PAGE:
There are some days where you just don’t want to get out of bed. Days when summoning up the will to step out of the house seems like a Herculean task. Now imagine a foggy world where that’s every day. Abulia is a condition in which you are weighed down by a lack of motivation or will. It is predominantly seen with lesions in the brain and can make people indifferent to life. People who suffer from it often find it difficult to do ordinary things like holding a conversation or feeding themselves.
There are some days where you just don’t want to get out of bed. Days when summoning up the energy to step out of the house seems like a herculean task. Now imagine a foggy world where that’s every day. Abulia is a condition in which you are weighed down by a lack of motivation or will. In fact, the literal meaning of the word “abulia” is “without will.” The Gale Encyclopedia of Neurological Disorders defines it as a “state in which an individual seems to have lost will or motivation.”1 It’s considered a form of apathy in which there’s very little or no spontaneous thinking and acting.2
Symptoms Of Abulia
If you’re feeling bored or disinterested in life, do you have abulia? Probably not. There is still a lot that we don’t know about abulia, and differences of opinion about its definition are rife in the medical community. But a survey of British neurologists and psychiatrists published in 2002 attempted to reach a consensus on abulia. According to this survey, experts mostly agree that abulia is predominantly seen with brain lesions, specifically of the basal ganglia and the frontal lobes and not the cerebellum or brainstem. The following features are also considered typical of abulia:
Lack of motivation
Inability to initiate or sustain actions
Lack of spontaneous movements
Delayed responses to questions
Limited spontaneous speech
Limited emotional responses
Lack of spontaneity
Limited social equations
Lack of interest in usual pastimes.
So think of the old man who stays in bed all day, who seems unable to summon up the will to get up; the retired 70-year old who has to be coaxed to eat and doesn’t seem to be able to swallow his food even though he is not suffering from a motor disability; the grandmother who doesn’t show any interest in the birth of her first grandchild and looks away or stares vacantly when you attempt to have a conversation with her. They probably have abulia.
You’d have noticed something common in all these examples: the people affected are all elderly. Although abulia is not caused by aging, it has been observed in a number of conditions associated with aging – for instance, Alzheimer’s disease, vascular dementia, stroke, Lewy body dementia, Parkinson’s disease, and frontotemporal dementia. It is also associated with schizophrenia, Huntington’s disease, and brain injury. So the child who was in a car accident and sustained a brain injury can suffer from abulia too. Abulia also manifests at times in milder forms.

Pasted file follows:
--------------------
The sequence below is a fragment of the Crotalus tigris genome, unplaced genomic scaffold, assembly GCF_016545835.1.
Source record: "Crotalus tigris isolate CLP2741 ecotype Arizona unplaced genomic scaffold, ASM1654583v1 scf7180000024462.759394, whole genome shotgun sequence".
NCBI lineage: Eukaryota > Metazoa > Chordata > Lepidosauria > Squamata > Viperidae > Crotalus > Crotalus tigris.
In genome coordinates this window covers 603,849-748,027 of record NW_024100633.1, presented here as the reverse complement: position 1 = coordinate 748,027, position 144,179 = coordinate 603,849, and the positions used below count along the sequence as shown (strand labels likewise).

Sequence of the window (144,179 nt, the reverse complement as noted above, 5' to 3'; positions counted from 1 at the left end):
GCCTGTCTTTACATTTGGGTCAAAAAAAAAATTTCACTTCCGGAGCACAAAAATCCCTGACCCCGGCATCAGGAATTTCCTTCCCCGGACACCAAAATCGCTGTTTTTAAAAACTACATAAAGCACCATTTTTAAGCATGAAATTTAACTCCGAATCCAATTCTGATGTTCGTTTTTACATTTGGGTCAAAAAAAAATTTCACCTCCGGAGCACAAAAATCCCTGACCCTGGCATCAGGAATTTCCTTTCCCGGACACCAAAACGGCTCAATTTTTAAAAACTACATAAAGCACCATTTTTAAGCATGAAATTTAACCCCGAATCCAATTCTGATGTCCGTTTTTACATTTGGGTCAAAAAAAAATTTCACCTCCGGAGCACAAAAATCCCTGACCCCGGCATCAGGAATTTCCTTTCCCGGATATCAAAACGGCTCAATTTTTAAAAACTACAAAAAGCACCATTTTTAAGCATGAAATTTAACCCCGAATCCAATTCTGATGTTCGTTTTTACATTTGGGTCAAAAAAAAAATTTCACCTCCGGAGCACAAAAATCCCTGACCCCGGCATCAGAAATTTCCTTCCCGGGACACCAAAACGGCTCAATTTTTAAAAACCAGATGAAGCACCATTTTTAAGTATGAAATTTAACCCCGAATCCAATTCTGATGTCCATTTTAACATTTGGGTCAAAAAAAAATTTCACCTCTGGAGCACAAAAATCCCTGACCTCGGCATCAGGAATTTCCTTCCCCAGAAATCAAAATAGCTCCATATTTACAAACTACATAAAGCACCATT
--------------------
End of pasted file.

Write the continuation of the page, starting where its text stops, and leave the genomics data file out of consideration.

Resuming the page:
Many studies have found abulia to be associated with depression. However, there are definite differences between them. People with abulia don’t report any sadness or negative thoughts – rather, they seem to be indifferent and show a lack of concern for themselves and the people around them. In fact, patients with abulic symptoms may respond poorly to some antidepressants, and serotonergic agents which relieve depression may increase apathy. Also, if you look at the brain, depression is reported to be more common with anterior and left-sided lesions in the brain whereas abulia is more common with right-sided lesions.
Abulia And Dopamine
The dopaminergic system is a system of neural pathways that transmit dopamine from one part of the brain to another. In animals, dopaminergic circuits have been found to be important factors in impulses related to reward and motivation, and their damage is associated with apathy.6 It has been hypothesized that a healthy dopaminergic system in the brain is what allows us to turn our impulses into actions. Therefore, drugs that impact the dopaminergic system are being considered as possible treatments for abulia.[ref]Drubach, Daniel A., Gabriel Zeilig, Julio Perez, Ligia Peralta, and Michael Makley. “Treatment of abulia with carbidopa/levodopa.” Neurorehabilitation and Neural Repair .